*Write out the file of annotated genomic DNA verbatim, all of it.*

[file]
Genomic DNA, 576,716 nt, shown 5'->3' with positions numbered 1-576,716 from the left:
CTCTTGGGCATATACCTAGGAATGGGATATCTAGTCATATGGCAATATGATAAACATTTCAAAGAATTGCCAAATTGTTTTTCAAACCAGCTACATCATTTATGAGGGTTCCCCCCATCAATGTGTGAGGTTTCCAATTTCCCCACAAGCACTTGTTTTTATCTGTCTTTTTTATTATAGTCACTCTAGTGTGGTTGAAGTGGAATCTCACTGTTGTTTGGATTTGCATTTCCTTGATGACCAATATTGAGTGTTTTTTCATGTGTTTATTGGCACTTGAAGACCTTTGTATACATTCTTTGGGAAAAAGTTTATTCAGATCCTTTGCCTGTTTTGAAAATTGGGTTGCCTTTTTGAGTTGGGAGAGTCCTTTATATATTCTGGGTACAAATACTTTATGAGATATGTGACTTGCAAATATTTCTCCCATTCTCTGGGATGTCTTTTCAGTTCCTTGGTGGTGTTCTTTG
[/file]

Genomic DNA, 576,716 nt, shown 5'->3' with positions numbered 1-576,716 from the left:
CTCTTGGGCATATACCTAGGAATGGGATATCTAGTCATATGGCAATATGATAAACATTTCAAAGAATTGCCAAATTGTTTTTCAAACCAGCTACATCATTTATGAGGGTTCCCCCCATCAATGTGTGAGGTTTCCAATTTCCCCACAAGCACTTGTTTTTATCTGTCTTTTTTATTATAGTCACTCTAGTGTGGTTGAAGTGGAATCTCACTGTTGTTTGGATTTGCATTTCCTTGATGACCAATATTGAGTGTTTTTTCATGTGTTTATTGGCACTTGAAGACCTTTGTATACATTCTTTGGGAAAAAGTTTATTCAGATCCTTTGCCTGTTTTGAAAATTGGGTTGCCTTTTTGAGTTGGGAGAGTCCTTTATATATTCTGGGTACAAATACTTTATGAGATATGTGACTTGCAAATATTTCTCCCATTCTCTGGGATGTCTTTTCAGTTCCTTGGTGGTGTTCTTTG